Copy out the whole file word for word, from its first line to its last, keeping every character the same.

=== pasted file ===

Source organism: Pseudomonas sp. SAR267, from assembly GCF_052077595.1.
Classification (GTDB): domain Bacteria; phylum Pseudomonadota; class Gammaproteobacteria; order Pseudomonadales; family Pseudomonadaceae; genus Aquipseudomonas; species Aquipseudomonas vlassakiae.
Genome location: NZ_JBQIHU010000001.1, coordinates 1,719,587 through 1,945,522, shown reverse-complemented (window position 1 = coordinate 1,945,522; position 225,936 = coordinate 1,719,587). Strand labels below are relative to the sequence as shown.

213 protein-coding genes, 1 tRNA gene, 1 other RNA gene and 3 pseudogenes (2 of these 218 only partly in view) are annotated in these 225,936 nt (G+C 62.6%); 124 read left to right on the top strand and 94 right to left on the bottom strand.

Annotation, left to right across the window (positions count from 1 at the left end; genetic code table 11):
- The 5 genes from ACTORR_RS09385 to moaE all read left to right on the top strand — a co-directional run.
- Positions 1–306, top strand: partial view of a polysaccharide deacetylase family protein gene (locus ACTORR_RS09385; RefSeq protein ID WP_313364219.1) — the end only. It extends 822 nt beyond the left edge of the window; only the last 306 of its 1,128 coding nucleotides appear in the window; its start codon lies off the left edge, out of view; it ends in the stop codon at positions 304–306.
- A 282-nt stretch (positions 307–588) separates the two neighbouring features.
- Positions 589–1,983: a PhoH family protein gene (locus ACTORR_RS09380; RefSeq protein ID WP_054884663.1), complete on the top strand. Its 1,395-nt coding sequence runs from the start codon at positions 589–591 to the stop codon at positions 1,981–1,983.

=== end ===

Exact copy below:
Source organism: Pseudomonas sp. SAR267, from assembly GCF_052077595.1.
Classification (GTDB): domain Bacteria; phylum Pseudomonadota; class Gammaproteobacteria; order Pseudomonadales; family Pseudomonadaceae; genus Aquipseudomonas; species Aquipseudomonas vlassakiae.
Genome location: NZ_JBQIHU010000001.1, coordinates 1,719,587 through 1,945,522, shown reverse-complemented (window position 1 = coordinate 1,945,522; position 225,936 = coordinate 1,719,587). Strand labels below are relative to the sequence as shown.

213 protein-coding genes, 1 tRNA gene, 1 other RNA gene and 3 pseudogenes (2 of these 218 only partly in view) are annotated in these 225,936 nt (G+C 62.6%); 124 read left to right on the top strand and 94 right to left on the bottom strand.

Annotation, left to right across the window (positions count from 1 at the left end; genetic code table 11):
- The 5 genes from ACTORR_RS09385 to moaE all read left to right on the top strand — a co-directional run.
- Positions 1–306, top strand: partial view of a polysaccharide deacetylase family protein gene (locus ACTORR_RS09385; RefSeq protein ID WP_313364219.1) — the end only. It extends 822 nt beyond the left edge of the window; only the last 306 of its 1,128 coding nucleotides appear in the window; its start codon lies off the left edge, out of view; it ends in the stop codon at positions 304–306.
- A 282-nt stretch (positions 307–588) separates the two neighbouring features.
- Positions 589–1,983: a PhoH family protein gene (locus ACTORR_RS09380; RefSeq protein ID WP_054884663.1), complete on the top strand. Its 1,395-nt coding sequence runs from the start codon at positions 589–591 to the stop codon at positions 1,981–1,983.